In exchange for these invaluable and much needed services, the American government promised these interpreters that at the end of the conflict, those who were alive, and their families, would be taken to the United States to start a new life away from any potential risk they may encounter in their home countries as a result of their cooperation with the U.S. during the war. This was an essential part of the agreement. These conflict zone interpreters knew that their heads would have a price once they started working for the Americans. They understood that they were not just risking their lives during the fire exchanges or door-to-door raids; they knew that if left behind by the United States, they would be subjected to unspeakable harm by those who considered them traitors. These interpreters and their families would be killed without a doubt.

When it was time to honor their end of the bargain, these brave interpreters fulfilled their promise by acting as communication liaisons and cultural advisors, to the Americans they were embedded with. They interpreted under the most extreme conditions: in the middle of a fire exchange, during unpleasant interrogatories, when helicopters were flying over their heads making it next to impossible to hear what a soldier or an enemy were saying, and while they were running for cover.

Once the U.S. decided to withdraw from the region, the surviving conflict zone interpreters expected the United States government to fulfill its end of the bargain and take them and their families to the United States. They had risked it all honoring their commitment to interpret from Dari, Pashto, Arabic, Kurdish, Syriac, Armenian, Turkmen, Hazaragi, Uzbek, Balochi, Pashayi, and others languages, into English and vice versa.  Now they waited for Washington to live up to its promises and protect them from the animosity and rancor that permeated their towns and villages.

The U.S. government slowly responded and started the immigration process for these born-abroad American heroes. Unfortunately, and to the dismay of the conflict zone interpreters, the men and women in the military they had helped and protected during the wars, and the international interpreter community, the process came ever so slowly. The entry visas were granted at a piecemeal pace. In fact, to this day, many of these interpreters and their families remain abroad, waiting for their entry visas, and worrying about the violence that constantly surrounds them back home.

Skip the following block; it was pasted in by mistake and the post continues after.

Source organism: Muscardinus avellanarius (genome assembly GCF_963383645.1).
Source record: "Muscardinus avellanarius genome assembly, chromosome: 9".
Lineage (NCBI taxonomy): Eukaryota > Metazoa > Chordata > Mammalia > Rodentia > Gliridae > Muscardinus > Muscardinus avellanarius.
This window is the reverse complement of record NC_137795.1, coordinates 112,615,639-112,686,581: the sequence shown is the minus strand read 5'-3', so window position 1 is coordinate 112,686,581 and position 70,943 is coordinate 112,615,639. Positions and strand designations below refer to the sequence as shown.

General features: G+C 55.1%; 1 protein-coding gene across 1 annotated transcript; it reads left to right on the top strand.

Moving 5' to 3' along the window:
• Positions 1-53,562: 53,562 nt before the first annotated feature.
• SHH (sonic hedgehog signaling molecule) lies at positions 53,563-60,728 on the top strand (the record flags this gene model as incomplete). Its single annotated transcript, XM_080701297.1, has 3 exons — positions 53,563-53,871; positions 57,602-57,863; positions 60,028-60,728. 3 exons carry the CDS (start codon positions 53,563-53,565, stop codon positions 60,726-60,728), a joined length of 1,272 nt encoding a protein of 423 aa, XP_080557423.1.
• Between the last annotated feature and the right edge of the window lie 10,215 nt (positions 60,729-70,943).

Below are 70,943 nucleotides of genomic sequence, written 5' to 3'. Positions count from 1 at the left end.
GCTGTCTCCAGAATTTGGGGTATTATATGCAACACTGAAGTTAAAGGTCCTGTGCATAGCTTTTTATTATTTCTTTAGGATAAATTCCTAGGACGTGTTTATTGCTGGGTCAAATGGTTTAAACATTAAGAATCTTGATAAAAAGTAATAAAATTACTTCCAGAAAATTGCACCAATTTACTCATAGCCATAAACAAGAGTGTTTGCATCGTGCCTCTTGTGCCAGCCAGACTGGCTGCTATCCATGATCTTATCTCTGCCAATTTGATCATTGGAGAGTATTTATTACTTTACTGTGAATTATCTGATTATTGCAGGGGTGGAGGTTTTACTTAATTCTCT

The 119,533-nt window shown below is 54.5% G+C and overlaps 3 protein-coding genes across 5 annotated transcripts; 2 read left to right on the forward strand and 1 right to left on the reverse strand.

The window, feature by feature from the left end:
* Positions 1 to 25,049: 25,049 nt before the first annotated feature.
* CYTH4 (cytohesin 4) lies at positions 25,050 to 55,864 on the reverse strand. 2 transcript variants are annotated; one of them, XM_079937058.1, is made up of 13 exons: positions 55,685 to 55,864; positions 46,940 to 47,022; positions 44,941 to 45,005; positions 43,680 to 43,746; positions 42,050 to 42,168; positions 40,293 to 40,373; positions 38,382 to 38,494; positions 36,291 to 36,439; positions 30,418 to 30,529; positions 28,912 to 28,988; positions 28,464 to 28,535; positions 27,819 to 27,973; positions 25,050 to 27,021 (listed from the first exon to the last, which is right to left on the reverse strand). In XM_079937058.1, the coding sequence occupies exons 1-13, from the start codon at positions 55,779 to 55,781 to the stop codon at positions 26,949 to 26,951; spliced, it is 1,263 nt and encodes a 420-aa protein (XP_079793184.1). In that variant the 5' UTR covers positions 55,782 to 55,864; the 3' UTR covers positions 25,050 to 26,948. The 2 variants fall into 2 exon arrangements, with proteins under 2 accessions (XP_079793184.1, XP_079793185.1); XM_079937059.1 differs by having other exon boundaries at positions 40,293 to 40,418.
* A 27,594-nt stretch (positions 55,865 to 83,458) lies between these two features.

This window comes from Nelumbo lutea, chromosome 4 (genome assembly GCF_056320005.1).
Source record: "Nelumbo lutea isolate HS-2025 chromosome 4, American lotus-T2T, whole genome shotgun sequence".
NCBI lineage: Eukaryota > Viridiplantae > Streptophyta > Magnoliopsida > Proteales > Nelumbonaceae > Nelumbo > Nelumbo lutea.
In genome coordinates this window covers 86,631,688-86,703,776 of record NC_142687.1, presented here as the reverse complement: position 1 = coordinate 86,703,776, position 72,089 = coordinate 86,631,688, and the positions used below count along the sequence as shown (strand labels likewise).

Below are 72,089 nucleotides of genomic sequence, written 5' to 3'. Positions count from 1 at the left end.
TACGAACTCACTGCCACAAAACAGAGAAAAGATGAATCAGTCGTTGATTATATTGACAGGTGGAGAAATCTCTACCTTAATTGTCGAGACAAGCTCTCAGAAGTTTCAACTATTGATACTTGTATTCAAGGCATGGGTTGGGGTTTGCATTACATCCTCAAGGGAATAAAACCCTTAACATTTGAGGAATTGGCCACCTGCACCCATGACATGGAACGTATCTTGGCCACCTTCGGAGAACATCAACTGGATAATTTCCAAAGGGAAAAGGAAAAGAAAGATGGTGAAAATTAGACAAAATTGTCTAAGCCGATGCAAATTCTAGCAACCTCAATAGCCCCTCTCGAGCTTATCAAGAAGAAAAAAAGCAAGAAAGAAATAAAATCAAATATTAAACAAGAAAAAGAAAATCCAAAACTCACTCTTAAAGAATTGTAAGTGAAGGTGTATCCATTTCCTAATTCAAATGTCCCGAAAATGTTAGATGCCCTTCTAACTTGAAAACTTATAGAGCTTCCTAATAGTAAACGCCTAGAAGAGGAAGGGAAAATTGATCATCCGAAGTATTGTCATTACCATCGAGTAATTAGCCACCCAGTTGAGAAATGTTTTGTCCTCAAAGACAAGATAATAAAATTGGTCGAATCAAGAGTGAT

Despite the efforts of many professional interpreter organizations and other non-governmental entities demanding that immigration authorities speed up the process, many of these conflict zone interpreters and their relatives have lost their lives during this wait.  It is important to mention that the United States government is not the only one delaying the issuance of these entry visas; regretfully, most western governments are doing exactly the same.

I have been fortunate to meet several conflict zone interpreters, and I am honored that some of them call me their friend. They are regular people. They have interpreting stories they like to share just like you, and they have tales of horror that leave you speechless after you hear them. Tales of fathers killed right before their eyes, older brothers recruited for the army against their will in the middle of the night, mothers and sisters raped in their presence, friends and relatives they never saw again. They went through so much, and yet they are kind, friendly people full of gratitude to the United States for bringing them to a safe place.

It is in the middle of this environment that President Trump’s executive order requiring “extreme vetting” before allowing entry to citizens of several countries becomes enforceable on January 28, 2017. Immigration officers inspecting foreigners arriving at all ports of entry to the United States are ordered to deny entry to all people from seven countries: Iran, Syria, Sudan, Libya, Yemen, Somalia, and Iraq. The ban includes those individuals who present a visa to the immigration authority, and even those who have been adjudicated status as lawful permanent residents of the United States.  Tragically, the executive order includes all Iraqis without any distinction; among them: all Iraqi conflict zone interpreters who were entering or reentering the country (certain individuals were excluded from this order for national interest reasons, but that is irrelevant to this post). To add insult to injury, the first Iraqi denied entry to the country at JFK International Airport in New York City was a conflict zone interpreter: Hameed Jhalid Darweesh!

What happened to the promised made to our Iraqi colleagues a decade and a half ago? They fulfilled their commitment to the United States, are we not?